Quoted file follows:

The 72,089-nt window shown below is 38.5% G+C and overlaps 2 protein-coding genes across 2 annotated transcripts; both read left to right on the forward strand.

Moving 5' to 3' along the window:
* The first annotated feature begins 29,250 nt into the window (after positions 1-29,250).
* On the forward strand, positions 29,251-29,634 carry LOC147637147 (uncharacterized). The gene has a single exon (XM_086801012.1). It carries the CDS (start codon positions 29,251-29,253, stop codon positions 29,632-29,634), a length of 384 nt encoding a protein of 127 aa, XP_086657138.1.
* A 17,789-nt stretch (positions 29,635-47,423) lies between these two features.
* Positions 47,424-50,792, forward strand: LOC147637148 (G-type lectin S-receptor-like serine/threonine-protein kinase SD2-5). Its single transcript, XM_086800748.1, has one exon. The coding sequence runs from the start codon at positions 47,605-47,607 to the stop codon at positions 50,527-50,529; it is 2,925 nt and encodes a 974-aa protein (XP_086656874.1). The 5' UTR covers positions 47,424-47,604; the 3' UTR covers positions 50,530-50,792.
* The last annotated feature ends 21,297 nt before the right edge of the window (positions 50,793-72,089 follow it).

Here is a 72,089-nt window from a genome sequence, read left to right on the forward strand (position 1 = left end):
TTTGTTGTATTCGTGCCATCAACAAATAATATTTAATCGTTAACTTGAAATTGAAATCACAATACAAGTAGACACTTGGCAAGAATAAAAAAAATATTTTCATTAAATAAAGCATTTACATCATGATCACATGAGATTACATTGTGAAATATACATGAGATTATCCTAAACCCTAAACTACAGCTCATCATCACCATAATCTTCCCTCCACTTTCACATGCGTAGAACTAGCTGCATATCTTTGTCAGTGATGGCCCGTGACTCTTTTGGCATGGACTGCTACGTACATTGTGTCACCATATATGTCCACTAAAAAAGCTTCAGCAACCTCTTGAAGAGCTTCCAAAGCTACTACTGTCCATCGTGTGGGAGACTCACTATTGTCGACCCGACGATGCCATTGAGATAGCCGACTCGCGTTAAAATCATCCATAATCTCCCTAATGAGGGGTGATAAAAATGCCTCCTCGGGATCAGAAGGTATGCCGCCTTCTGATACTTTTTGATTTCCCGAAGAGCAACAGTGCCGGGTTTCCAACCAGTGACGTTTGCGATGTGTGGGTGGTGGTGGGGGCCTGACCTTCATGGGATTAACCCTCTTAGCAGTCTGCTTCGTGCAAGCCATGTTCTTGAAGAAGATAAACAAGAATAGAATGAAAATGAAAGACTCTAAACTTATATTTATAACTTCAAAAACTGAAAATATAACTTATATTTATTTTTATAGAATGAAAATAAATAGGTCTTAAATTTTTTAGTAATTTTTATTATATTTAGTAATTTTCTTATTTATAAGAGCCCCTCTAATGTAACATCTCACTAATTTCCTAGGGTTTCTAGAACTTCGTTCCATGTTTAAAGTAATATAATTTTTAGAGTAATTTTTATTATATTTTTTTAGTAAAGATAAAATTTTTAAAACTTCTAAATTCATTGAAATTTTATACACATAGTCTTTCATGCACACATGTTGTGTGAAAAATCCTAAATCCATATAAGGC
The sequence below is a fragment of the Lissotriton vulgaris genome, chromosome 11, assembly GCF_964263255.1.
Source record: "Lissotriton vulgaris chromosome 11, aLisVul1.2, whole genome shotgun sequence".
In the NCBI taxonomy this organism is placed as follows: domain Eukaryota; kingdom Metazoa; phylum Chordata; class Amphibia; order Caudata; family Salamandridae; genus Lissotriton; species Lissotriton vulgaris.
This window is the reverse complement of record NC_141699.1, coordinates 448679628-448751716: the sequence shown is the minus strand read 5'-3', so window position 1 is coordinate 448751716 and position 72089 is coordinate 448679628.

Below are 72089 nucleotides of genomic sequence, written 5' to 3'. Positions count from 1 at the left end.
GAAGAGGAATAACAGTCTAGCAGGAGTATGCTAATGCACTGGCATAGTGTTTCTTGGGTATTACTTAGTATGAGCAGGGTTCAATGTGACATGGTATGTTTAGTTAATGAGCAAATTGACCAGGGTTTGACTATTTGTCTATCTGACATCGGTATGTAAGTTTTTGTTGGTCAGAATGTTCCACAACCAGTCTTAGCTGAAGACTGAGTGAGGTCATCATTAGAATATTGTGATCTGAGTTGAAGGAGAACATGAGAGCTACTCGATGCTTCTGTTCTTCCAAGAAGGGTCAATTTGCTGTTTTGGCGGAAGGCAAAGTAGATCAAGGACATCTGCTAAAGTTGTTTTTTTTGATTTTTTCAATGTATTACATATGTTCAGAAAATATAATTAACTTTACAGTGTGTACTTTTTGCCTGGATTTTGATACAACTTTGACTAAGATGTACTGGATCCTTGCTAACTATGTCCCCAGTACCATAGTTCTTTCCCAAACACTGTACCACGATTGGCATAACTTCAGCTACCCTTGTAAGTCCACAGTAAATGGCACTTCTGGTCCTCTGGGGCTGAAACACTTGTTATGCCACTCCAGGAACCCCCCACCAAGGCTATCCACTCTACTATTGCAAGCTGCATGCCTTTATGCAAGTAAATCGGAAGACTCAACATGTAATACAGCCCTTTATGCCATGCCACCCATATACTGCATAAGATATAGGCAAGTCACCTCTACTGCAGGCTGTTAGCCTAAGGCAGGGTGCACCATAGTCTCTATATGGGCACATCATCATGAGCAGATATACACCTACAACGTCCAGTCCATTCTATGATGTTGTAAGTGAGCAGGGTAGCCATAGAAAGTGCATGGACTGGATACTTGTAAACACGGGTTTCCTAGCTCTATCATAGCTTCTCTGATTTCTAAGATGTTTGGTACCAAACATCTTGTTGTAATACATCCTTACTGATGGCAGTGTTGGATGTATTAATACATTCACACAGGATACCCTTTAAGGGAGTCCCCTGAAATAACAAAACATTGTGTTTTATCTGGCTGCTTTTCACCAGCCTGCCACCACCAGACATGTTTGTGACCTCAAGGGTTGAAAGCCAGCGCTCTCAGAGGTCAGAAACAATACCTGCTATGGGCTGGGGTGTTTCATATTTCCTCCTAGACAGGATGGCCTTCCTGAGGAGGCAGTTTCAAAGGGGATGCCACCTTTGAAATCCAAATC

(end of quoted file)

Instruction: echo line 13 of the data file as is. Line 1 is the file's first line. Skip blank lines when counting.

This window is the reverse complement of record NC_141699.1, coordinates 448679628-448751716: the sequence shown is the minus strand read 5'-3', so window position 1 is coordinate 448751716 and position 72089 is coordinate 448679628.